To distill the CMA’s thinking, it comes down to two L’s: licensing and Linux.

On the former, the CMA was highly concerned that, even if Microsoft-licensed titles like Call of Duty and World of Warcraft out to “traditional” console rivals, it would keep its prized possessions for itself when it came to the cloud, thus halting competition in the market. After the release of its initial findings, Microsoft embarked on a flurry of partnerships with rival cloud gaming providers, such as NVIDIA, making decade-long arrangements to allow them to stream Activision-Blizzard titles on their platforms. For no charge. 

This concession was more than enough for EU regulators to wave the deal through. However, the CMA was still not satisfied. Rival cloud gaming providers, it claimed, would be forced to choose between running games on Linux servers, thus paying considerable sums on porting games to a little-used platform, or Windows OS. As Windows is owned by Microsoft, they would therefore be obliged to pay a licensing fee. A valid point, but is this cost truly prohibitive to competition in the market? Factor in that 99.7% of the >50,000 PC games currently available on Steam, the most popular games marketplace on the platform, are available on Windows OS.

To reinforce its arguments, the CMA repeatedly referenced the collapse of Google’s cloud gaming effort, Stadia, against the cost of licensing games and its use of Linux to avoid paying Microsoft a fee.

However, this is nothing short of a long reach. Stadia had a wide range of AAA titles, including Red Dead Redemption 2 and FIFA 22. However, it utilised a traditional buy-to-play model, as opposed to most other cloud gaming services which use either multi-game subscription or bring-your-own-games models. This passed on an increased cost to users. This had a detrimental effect on its user numbers, with many baulking at having to pay USD$119.99 (£95.94) for a game which carried some of the hiccoughs of early-stage cloud gaming, such as latency issues.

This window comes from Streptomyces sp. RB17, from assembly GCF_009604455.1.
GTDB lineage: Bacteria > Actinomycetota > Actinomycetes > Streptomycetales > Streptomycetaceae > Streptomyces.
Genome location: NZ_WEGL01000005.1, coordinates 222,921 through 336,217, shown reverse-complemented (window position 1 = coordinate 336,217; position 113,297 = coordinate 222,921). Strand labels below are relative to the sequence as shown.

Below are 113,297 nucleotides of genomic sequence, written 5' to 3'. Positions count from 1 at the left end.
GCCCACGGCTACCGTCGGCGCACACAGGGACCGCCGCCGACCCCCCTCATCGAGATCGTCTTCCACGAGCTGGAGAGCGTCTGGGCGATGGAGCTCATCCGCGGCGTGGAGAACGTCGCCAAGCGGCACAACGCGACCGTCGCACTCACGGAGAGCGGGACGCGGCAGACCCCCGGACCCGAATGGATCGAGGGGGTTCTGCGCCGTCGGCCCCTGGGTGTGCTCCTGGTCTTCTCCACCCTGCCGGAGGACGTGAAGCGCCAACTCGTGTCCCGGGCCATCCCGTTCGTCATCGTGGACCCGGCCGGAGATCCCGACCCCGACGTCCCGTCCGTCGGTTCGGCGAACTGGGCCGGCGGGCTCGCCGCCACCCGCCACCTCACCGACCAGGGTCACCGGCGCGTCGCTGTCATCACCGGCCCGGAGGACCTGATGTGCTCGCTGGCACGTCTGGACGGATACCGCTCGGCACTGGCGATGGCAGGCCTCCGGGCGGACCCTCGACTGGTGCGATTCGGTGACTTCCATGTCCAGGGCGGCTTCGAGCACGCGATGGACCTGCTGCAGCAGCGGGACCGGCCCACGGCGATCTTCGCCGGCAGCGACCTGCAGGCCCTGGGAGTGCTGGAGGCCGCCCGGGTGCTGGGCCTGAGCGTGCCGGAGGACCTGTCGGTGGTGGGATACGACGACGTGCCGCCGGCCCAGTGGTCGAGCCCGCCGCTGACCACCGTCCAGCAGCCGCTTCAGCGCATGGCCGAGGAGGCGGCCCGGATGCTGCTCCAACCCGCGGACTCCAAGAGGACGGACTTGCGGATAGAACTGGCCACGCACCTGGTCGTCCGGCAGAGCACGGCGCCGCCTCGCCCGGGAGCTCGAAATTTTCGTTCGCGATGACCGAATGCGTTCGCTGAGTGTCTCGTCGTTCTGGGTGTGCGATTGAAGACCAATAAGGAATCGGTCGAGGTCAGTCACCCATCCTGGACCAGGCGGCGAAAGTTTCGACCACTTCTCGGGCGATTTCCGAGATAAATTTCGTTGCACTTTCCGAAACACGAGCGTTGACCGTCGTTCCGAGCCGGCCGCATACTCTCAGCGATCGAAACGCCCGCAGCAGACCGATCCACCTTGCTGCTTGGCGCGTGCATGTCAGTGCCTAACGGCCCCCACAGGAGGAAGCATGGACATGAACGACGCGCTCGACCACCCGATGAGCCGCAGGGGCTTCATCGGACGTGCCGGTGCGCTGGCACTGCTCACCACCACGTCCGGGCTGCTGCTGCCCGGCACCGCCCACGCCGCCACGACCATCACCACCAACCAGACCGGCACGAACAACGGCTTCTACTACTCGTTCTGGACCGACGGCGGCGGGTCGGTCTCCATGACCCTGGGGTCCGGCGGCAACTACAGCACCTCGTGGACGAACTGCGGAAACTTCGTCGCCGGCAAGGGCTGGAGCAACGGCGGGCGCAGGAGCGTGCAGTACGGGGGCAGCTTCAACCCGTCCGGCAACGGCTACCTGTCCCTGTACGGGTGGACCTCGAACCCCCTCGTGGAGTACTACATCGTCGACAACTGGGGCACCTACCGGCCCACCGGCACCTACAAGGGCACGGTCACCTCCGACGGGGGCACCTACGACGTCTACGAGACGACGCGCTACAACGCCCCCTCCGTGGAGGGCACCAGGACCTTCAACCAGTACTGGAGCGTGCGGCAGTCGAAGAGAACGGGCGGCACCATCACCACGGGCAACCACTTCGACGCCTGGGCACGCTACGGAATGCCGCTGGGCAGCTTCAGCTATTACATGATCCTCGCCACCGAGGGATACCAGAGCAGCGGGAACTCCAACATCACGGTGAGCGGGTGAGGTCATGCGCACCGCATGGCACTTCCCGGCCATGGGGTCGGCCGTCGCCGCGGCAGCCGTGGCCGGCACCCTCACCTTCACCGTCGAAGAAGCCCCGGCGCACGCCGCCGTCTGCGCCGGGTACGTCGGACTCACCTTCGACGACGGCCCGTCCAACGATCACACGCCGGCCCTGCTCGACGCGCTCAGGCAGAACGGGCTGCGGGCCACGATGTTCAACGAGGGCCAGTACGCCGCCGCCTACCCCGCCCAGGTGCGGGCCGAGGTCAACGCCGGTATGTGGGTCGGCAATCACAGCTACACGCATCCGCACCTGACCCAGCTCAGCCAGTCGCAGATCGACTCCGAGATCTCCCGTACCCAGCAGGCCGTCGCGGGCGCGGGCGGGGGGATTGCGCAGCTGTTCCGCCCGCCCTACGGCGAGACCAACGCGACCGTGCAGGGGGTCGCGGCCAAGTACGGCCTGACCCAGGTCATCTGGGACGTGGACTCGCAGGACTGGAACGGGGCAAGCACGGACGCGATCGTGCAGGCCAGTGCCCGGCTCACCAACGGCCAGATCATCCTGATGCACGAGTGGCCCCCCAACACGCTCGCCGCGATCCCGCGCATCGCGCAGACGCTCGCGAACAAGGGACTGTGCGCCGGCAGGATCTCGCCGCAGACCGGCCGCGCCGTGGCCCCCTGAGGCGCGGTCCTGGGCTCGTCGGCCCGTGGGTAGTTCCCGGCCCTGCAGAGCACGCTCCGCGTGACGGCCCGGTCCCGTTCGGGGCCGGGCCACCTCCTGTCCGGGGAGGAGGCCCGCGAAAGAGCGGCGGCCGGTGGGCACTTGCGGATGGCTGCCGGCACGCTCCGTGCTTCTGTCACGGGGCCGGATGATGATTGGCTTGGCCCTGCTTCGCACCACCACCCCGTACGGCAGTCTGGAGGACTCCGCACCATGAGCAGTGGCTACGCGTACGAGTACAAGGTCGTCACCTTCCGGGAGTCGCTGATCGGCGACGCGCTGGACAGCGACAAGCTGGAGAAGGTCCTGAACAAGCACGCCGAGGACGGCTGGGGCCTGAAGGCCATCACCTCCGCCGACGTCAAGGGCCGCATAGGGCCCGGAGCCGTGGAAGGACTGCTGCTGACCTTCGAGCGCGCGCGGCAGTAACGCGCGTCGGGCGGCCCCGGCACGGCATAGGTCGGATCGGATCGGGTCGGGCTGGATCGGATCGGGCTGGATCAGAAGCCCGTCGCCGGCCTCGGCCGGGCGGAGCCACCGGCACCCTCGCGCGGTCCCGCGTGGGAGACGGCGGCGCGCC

This was admitted by Google itself, when executives stated that “a lack of traction with users”, further supported by CMA findings, as the reason why the tech giant only garnered 5-10% of the cloud gaming market. Google ported plenty of AAA releases, so to blame this on lack of content from porting to Linux is questionable at best.

Righting wrongs?

The CMA has been one of the most vociferous regulatory bodies investigating big tech in recent years, which, after years of inaction, has led to consolidated markets in which independent participants suffer. A report from the Irish Council for Civil Liberties estimates that only 49 compliance orders for EU-level violations of GDPR have been issued since the law’s inception, with 64% of the 159 total cases merely given reprimands. The Irish DPC has also waived 83% of cross-border complaints (mostly pertaining to Meta, Google, Twitter, Apple, and Microsoft) under “amicable resolution”. 

The CMA itself points firmly to this in its final report. In a sentence that is simply the juiciest piece of irony coming from a competition regulator, it suggests that the chances of Microsoft successfully expanding into mobile gaming on its own accord are low, given that, “The largest mobile OS - Google’s Android and Apple’s iOS - either currently prohibit rival mobile gaming app stores or impose strict limits on their ability to monetise content.” If that’s not anti-competitive, I don’t know what is.